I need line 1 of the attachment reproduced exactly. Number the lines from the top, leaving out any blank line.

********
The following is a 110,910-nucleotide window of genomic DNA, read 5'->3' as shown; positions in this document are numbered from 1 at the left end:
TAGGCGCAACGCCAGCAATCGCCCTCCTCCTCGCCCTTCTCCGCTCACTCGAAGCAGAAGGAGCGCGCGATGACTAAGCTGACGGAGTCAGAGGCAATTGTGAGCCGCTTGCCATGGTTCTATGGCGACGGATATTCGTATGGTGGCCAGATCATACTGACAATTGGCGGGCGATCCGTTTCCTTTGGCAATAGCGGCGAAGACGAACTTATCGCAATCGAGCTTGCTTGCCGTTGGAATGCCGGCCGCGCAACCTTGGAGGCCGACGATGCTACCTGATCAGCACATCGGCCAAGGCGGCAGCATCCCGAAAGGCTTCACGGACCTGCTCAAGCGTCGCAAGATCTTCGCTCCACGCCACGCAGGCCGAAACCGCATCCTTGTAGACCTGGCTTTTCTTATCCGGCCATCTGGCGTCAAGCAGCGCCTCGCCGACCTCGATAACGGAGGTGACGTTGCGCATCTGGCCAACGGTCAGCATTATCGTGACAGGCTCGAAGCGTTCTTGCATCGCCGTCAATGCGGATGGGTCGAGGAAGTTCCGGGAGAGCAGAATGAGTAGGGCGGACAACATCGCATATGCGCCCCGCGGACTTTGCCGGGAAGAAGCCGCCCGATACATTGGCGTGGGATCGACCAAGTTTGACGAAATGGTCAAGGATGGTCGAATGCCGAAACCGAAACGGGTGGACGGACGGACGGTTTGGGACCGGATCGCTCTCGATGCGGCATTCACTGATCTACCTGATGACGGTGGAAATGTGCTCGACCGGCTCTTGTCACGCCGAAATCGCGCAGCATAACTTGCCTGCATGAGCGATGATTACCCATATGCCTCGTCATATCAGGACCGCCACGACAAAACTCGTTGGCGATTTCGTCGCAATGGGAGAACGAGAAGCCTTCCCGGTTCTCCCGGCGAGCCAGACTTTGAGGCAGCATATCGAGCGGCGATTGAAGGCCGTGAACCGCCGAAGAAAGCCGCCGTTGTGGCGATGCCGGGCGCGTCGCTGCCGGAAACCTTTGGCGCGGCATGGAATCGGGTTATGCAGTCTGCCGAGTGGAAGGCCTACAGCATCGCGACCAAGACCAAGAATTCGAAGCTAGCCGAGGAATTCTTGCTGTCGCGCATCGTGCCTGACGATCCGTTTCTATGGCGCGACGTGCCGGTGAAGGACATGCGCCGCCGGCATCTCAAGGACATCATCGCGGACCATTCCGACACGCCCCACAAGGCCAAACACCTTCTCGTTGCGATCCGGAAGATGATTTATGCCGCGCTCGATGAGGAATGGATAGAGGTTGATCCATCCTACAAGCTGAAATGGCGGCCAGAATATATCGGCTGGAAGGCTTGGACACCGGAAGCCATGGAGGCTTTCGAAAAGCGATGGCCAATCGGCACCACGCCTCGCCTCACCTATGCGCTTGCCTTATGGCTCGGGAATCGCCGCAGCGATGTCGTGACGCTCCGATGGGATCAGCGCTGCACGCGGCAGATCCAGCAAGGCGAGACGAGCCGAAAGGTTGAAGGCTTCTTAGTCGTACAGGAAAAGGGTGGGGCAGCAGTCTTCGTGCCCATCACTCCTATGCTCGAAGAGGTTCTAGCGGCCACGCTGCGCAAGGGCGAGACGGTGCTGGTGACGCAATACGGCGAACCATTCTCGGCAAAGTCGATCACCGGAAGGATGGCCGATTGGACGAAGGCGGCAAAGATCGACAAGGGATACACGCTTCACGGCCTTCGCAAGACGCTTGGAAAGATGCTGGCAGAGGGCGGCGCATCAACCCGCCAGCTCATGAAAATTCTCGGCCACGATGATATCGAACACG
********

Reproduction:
The following is a 110,910-nucleotide window of genomic DNA, read 5'->3' as shown; positions in this document are numbered from 1 at the left end: